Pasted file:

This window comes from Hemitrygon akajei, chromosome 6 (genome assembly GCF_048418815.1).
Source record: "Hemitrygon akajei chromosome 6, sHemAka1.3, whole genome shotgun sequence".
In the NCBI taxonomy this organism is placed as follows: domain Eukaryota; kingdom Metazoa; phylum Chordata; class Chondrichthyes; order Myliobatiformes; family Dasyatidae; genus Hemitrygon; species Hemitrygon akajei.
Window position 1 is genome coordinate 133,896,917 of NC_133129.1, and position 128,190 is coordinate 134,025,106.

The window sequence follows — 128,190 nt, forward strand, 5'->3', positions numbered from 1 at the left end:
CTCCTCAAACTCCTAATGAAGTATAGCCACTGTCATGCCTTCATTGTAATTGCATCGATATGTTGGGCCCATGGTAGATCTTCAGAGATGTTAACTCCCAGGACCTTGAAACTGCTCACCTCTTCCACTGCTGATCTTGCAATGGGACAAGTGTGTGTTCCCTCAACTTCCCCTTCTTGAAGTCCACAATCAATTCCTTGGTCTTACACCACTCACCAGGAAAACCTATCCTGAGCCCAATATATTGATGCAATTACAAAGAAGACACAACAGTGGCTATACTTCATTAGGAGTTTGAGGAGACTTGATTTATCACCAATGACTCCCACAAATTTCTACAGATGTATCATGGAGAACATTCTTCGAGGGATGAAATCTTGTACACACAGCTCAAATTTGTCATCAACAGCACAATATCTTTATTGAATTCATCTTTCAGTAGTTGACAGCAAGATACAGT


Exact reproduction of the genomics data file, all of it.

This window comes from Hemitrygon akajei, chromosome 6 (genome assembly GCF_048418815.1).
Source record: "Hemitrygon akajei chromosome 6, sHemAka1.3, whole genome shotgun sequence".
In the NCBI taxonomy this organism is placed as follows: domain Eukaryota; kingdom Metazoa; phylum Chordata; class Chondrichthyes; order Myliobatiformes; family Dasyatidae; genus Hemitrygon; species Hemitrygon akajei.
Window position 1 is genome coordinate 133,896,917 of NC_133129.1, and position 128,190 is coordinate 134,025,106.

The window sequence follows — 128,190 nt, forward strand, 5'->3', positions numbered from 1 at the left end:
CTCCTCAAACTCCTAATGAAGTATAGCCACTGTCATGCCTTCATTGTAATTGCATCGATATGTTGGGCCCATGGTAGATCTTCAGAGATGTTAACTCCCAGGACCTTGAAACTGCTCACCTCTTCCACTGCTGATCTTGCAATGGGACAAGTGTGTGTTCCCTCAACTTCCCCTTCTTGAAGTCCACAATCAATTCCTTGGTCTTACACCACTCACCAGGAAAACCTATCCTGAGCCCAATATATTGATGCAATTACAAAGAAGACACAACAGTGGCTATACTTCATTAGGAGTTTGAGGAGACTTGATTTATCACCAATGACTCCCACAAATTTCTACAGATGTATCATGGAGAACATTCTTCGAGGGATGAAATCTTGTACACACAGCTCAAATTTGTCATCAACAGCACAATATCTTTATTGAATTCATCTTTCAGTAGTTGACAGCAAGATACAGT